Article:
06/21/2017 7:46PM

Gisser: A new bet to appeal to the novice player

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Walking through Northfield Park’s Rocksino the other day, I could easily understand the mindless attraction of the slots, err, video lottery terminals. All those bells, lights and noises, and the ability to gamble with no skill or knowledge, or time “wasted” handicapping. No complaints about poor drives, bad posts or drugs. How can we bring those people and that excitement to harness racing?

The excitement part is easy. Throw some of those machines into the racetrack proper, facing out to the track. Program them to show video of the horses warming up, parading and racing (in other words, similar to Instant Racing, but with the real thing). And then let those folks bet on horses, with all the bells and whistles of the slot machine, with a brand new war that has never been tried before, to my knowledge. It’s called the Blind Pick and it would be a $5 wager. More about the details in a minute.

Racing has tried many innovative wagers to increase handle. Some have worked, some haven’t. But it seems like the ones that have been successful (Longer Pick-x races, carryovers, seeded-pool wagers, guaranteed minimums, etc.) still appealed more to the serious horseplayer than to the casual fan.

Wagers that were dumbed down, for instance the over/under wager or the odd-even wager, failed not because they were too simple but because of their low payoff, less than even money. The Blind Pick (and yes, I know that is a horrible name. We will work on it when we institute it) pays much better. How does it work?

This wager is a totally separate, non-pari-mutuel pool. Let’s assume a 10-horse field, but it works with any number of horses, the caveat being that the payoff is higher with a larger field. You place your $5 (or any multiple) wager. The slot machine or video lottery terminal randomly generates a number from 1 to 10. That number shines in lights on your terminal and designates your horse. You can continue to play your other game on the machine, until the race goes to post. With a pre-determined signal, just before they hit the start, your slot machine now carries the feed of the race. As your horse improves position, you get bells and lights, if he starts to fade, the machine stays quiet (that crazy-cartoon losing slide-whistle sound just sends the wrong message). If your horse wins, you win. But how much?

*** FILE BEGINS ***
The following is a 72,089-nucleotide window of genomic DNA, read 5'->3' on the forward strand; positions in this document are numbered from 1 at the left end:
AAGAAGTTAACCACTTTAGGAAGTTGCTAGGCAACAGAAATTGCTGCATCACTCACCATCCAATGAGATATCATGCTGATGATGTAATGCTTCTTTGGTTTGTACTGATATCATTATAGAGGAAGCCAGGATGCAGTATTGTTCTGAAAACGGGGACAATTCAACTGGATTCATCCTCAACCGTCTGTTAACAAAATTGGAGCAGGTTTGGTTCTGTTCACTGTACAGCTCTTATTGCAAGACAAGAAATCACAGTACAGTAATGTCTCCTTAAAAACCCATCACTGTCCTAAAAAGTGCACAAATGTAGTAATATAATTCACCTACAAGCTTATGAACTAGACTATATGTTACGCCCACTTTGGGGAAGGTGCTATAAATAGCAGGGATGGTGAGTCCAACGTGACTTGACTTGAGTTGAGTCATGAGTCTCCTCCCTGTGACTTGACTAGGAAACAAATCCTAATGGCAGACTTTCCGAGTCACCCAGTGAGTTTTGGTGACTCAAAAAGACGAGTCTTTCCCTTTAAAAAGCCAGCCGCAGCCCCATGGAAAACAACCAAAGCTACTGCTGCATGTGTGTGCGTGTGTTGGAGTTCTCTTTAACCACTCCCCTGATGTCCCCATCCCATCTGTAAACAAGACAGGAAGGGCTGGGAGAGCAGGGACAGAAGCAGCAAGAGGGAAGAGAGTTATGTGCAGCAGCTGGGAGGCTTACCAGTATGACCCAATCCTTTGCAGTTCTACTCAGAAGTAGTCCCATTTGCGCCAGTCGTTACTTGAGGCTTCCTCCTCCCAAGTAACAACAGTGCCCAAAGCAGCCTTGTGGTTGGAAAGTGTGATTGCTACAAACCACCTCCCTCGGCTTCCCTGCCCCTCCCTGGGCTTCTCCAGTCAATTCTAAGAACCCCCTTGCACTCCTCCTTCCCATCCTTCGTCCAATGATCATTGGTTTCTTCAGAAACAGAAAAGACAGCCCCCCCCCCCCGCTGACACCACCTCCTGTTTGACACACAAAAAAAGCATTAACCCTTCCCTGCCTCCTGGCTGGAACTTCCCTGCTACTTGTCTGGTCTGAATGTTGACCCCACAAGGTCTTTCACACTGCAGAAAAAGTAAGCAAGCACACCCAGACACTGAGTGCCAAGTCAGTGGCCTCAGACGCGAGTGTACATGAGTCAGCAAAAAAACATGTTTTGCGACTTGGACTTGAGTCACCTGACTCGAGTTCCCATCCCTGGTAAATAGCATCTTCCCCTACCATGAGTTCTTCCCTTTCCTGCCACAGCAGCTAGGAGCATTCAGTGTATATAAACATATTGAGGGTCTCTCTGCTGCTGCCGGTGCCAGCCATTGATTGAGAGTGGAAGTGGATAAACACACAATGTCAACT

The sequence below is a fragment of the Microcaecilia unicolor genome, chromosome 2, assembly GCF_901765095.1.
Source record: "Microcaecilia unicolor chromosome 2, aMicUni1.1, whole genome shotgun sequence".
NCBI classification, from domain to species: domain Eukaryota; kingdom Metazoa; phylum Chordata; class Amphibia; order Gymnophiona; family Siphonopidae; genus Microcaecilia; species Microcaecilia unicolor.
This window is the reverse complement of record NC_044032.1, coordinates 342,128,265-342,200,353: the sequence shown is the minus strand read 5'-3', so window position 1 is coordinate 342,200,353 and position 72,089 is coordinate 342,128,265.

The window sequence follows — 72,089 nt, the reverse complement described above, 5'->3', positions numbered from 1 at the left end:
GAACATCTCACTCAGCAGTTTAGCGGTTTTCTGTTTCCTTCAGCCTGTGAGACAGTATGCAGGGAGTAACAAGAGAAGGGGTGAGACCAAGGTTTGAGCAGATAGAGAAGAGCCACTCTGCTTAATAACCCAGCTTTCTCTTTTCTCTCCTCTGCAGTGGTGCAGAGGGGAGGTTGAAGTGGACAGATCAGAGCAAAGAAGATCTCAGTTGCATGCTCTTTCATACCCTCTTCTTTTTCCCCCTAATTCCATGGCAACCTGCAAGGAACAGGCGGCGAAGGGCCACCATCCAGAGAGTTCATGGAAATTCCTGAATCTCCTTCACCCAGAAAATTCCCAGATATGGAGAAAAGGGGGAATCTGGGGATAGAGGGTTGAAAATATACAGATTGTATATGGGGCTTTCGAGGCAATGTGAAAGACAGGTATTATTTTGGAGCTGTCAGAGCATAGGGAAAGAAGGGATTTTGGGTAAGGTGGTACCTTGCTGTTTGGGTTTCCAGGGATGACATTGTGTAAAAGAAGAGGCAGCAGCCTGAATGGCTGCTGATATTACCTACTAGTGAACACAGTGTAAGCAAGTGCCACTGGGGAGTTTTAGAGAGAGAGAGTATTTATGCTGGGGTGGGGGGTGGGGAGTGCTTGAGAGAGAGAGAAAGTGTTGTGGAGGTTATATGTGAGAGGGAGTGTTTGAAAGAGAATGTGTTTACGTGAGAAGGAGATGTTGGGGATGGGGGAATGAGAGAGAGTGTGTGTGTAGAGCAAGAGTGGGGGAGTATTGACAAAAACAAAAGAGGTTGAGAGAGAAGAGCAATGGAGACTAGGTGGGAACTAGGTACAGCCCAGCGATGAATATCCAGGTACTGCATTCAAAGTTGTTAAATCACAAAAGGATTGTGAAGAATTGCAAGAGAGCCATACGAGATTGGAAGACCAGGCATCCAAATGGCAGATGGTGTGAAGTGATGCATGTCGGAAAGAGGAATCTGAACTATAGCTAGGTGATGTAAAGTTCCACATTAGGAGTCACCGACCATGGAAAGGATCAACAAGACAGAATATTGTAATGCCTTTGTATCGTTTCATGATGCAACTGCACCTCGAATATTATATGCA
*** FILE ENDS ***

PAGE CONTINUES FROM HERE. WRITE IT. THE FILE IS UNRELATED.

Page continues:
This is the best part of the Blind Pick. The odds are based on the size of the field and since the numbers are generated randomly, the payoff can be pre-set. The wager has a 15% takeout. It should be 10%, but racetrack operators, horsemen and state regulators all want their piece, so 85% of the pool is returned on winning bets. So your $5 wager pays $42.50!! It doesn’t matter if your horse went off at 1-5, 1-1-, 10-1 or 20-1. It pays $42.50 every time. And that is over 7-1. If it is a nine-horse field it pays $38.25. Eight-horse field, it pays $34. It’s stupid, it’s easy, I am embarrassed I came up with the idea, and it is just what we need to grab some of those slot players.

Switching gears . . .

Do we even need head numbers in this day and age? We have saddle pads and video. I don’t know a single announcer, charter or judge who identifies a horse by the head number. If we must have head numbers, let’s come up with a foolproof method of securing them.  We have the technology. But we don’t need them. They are an anachronism in our sport, a throwback to the days of breasts collar and leather hopples.  Many tracks have done away with them. The Meadows did away with them years ago and it appears Harrah’s Philadelphia does not use them. I am also pretty sure they are not used at Harrington or Dover, although I could be wrong.

Hopefully in the coming months everybody drops them, and not on the racetrack, but into a muck bucket at the back of a tack room, never to be seen again. That’s it for this month. Stakes season is heating up, so now go cash.